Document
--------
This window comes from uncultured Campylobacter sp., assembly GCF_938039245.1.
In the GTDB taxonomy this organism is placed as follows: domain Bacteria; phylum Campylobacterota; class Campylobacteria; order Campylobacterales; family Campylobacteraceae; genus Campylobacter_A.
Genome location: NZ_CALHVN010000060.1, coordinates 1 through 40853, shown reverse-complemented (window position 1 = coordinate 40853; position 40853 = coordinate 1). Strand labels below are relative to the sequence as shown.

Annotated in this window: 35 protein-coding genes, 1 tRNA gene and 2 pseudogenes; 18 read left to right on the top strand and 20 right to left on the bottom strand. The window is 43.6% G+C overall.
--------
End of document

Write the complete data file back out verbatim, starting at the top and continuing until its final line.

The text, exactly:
This window comes from uncultured Campylobacter sp., assembly GCF_938039245.1.
In the GTDB taxonomy this organism is placed as follows: domain Bacteria; phylum Campylobacterota; class Campylobacteria; order Campylobacterales; family Campylobacteraceae; genus Campylobacter_A.
Genome location: NZ_CALHVN010000060.1, coordinates 1 through 40853, shown reverse-complemented (window position 1 = coordinate 40853; position 40853 = coordinate 1). Strand labels below are relative to the sequence as shown.

Annotated in this window: 35 protein-coding genes, 1 tRNA gene and 2 pseudogenes; 18 read left to right on the top strand and 20 right to left on the bottom strand. The window is 43.6% G+C overall.